compared to the previous reading; also known as the nadir.
  4. Basal insulin delivery is resumed if insulin delivery has been suspended for 2 hours in a 2.5 hour window. 

For example: If insulin is suspended for 2 hours, it will resume for at least 30 minutes. If after 30 minutes have passed, rule 1 or 2 above is true, insulin will be suspended again for another 30 minutes.

Along with these graphs showing what happens in rules 1 & 2:

and rule 3:

The main benefit of this system is that it uses the Dexcom G6, which, with the 10-day sensor life and no need to calibrate in those ten days, makes the whole upkeep of the system much easier to deal with than that of the Medtronic. Especially if you’re dealing with a child using the system.

Looking at the two side-by-side

Both sets of algorithms produce similar results, but differ in the way they do this. It’s also worth noting that Basal-IQ uses three data points in its predictions, whereas SmartGuard appears to use only two. 

Suspend Algorithms

The basis of both suspend algorithms is noticeably different, with Basal-IQ setting absolute limits of 80mg/dl (4.4mmol/l) and 70mg/dl (3.9mmol/l) as it’s threshold levels, whereas Medtronic took a relative limit approach, using your own selected low level as it’s datum and then suspending relative to that. 

The key difference lies in the flexibility that this gives you with SmartGuard, allowing for, for example, a higher low limit overnight, and variation throughout the day, whereas you are penned into a single set of limits at all times on Basal-IQ.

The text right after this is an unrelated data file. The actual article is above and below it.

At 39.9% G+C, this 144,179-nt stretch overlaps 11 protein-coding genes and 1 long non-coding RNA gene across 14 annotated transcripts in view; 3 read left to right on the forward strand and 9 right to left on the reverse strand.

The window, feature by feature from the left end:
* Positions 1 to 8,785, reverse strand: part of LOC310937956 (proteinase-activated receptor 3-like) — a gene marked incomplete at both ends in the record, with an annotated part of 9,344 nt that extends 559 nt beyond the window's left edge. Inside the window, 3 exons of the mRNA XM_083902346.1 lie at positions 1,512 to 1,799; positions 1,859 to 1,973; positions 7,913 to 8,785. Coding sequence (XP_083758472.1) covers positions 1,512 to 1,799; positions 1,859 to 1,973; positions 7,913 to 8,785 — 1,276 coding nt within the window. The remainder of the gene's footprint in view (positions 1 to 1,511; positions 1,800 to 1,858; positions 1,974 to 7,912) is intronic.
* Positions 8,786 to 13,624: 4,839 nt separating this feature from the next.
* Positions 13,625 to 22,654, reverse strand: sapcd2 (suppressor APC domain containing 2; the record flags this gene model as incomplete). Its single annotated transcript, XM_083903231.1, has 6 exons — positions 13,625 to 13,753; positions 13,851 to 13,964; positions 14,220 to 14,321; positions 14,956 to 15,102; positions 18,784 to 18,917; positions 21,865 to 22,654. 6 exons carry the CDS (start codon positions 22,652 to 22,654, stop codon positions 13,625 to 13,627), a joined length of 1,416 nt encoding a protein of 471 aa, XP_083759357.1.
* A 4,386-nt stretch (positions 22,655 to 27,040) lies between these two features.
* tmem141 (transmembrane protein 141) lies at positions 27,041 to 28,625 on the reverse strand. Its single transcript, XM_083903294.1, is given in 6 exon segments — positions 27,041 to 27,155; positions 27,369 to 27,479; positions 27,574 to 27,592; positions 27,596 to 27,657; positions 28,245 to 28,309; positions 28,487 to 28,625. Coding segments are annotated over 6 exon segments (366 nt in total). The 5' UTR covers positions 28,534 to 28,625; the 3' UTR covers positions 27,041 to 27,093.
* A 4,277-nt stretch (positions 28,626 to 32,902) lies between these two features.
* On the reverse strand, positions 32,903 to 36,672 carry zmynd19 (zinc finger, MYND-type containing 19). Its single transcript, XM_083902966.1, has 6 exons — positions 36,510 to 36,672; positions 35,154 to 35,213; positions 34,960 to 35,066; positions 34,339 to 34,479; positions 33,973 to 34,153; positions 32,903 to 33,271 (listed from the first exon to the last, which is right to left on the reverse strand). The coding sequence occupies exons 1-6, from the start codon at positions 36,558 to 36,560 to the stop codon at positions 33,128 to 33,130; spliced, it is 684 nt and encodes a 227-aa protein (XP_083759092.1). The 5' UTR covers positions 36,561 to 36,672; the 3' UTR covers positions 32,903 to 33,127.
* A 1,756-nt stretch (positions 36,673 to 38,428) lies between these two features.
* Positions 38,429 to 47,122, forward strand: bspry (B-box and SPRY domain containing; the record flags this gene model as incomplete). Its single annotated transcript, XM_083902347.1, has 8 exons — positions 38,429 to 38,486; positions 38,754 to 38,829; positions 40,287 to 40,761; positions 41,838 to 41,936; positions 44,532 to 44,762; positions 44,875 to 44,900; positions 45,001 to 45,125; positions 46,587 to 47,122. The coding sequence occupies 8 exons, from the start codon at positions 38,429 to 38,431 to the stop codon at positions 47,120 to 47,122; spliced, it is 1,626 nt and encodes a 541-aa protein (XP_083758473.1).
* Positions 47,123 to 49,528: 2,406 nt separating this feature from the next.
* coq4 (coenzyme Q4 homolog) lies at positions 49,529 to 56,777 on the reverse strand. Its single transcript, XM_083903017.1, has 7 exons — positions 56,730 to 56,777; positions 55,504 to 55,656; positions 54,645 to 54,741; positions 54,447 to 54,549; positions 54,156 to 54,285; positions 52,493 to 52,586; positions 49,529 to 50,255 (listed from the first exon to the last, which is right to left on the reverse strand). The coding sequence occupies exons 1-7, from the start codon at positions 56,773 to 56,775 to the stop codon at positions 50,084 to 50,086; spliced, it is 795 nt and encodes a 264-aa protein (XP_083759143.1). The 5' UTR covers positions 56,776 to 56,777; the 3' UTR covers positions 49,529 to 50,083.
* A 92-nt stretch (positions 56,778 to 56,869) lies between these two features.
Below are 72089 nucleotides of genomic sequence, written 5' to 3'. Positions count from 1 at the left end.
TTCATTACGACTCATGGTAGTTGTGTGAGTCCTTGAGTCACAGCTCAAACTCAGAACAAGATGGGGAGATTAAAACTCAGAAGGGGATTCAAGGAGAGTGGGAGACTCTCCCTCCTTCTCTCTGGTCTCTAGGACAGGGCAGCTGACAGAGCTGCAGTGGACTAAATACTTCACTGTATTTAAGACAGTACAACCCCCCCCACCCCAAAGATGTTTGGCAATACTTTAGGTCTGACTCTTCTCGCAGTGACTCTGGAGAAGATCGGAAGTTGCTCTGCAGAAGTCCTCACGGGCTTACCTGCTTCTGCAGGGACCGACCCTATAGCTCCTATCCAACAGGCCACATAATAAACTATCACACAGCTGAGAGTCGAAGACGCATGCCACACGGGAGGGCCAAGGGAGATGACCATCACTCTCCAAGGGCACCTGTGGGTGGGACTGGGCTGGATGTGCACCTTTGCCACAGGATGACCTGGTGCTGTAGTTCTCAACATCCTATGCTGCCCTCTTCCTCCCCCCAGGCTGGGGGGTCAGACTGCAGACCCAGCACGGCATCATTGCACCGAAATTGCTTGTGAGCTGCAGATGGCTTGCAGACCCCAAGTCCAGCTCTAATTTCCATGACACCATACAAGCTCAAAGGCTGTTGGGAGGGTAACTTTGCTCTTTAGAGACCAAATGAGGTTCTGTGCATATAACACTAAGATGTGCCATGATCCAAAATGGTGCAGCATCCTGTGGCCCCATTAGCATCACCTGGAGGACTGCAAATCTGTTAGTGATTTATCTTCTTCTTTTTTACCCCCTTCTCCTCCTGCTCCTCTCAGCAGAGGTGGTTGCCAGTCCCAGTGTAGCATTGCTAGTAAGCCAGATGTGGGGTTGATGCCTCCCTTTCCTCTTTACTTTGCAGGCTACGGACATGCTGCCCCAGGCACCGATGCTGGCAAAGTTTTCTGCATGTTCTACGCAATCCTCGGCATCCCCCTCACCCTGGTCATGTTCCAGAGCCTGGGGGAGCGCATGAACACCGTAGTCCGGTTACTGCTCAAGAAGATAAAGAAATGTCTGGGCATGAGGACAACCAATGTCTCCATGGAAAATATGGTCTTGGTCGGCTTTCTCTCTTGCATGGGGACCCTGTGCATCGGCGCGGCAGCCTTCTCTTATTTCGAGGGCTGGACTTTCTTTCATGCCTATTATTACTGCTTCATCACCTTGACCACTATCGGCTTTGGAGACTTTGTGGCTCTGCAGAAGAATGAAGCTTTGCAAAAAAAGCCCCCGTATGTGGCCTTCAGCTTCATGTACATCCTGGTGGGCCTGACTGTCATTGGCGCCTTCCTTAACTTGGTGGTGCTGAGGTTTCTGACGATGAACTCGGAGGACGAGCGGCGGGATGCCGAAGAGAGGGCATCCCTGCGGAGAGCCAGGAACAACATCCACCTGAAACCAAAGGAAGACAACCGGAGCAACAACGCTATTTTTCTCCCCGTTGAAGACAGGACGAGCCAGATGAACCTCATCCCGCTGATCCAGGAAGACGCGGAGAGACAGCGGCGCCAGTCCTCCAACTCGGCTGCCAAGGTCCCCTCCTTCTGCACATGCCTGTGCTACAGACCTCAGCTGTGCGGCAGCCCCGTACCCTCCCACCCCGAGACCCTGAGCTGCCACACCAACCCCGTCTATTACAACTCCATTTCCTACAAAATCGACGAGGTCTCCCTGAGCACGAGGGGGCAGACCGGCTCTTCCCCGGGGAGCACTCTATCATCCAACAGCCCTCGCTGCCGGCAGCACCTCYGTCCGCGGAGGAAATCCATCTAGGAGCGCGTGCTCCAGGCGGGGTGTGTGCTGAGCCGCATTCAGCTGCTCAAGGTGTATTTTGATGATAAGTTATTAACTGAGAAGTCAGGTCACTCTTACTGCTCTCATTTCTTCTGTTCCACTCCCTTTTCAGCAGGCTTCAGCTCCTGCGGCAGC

Given the issues that people have raised over locked in targets on the 670G, it’s interesting to see that Basal-IQ is getting some great initial reviews, and this is even more of a point when you consider that the PLGS system is available as part of the standard set-up in the 670G, so the tens of thousands of 670Gs that have been shipped could be used in this way if people have issues with “Auto Mode”. 

On the other hand, optimising the 640G/670G SmartGuard does require a bit of consideration and work, and this can easily put people off, resulting in the use of default settings that may not be optimal. In this respect, Basal-IQ may be easier to use. 

Resumption Algorithms

This is where the two algorithms differ quite dramatically, with SmartGuard being significantly more conservative than the Basal-IQ equivalent.

Basal-IQ resumes insulin once the “nadir” or low point, has been moved away from and it detects an upturn in glucose levels, whereas SmartGuard waits until glucose levels are at least 1.1mmol/l (20mg/dl) above the low threshold and you are estimated to be hitting double that level within 30 mins. I can’t find anything in the documentation that suggests that Basal-IQ won’t resume if you’re still below 70mg/dl, so I assume it resumes anyway, as long as you’re ticking up. I’m happy to be corrected if this is wrong.

In practice what this means is that you’ll be getting basal insulin back sooner with Basal-IQ than you will with SmartGuard, which should mean that post suspension glucose increases are limited. Indeed, one of the complaints about SmartGuard has been that it suspends for too long, resulting in “rebound highs”, and this can be an especially tough one when your uptick results in you ending up between 1.1mmol/l and 2.2mmol/l above your low level, in a perfectly safe zone, but with flat sensor readings. This has been known to result in full two hours of suspension, if manual intervention isn’t given.

Other Factors

Aside from the variances between the two algorithms, and people will be able to choose which they prefer, the other key differences are physical and interaction driven.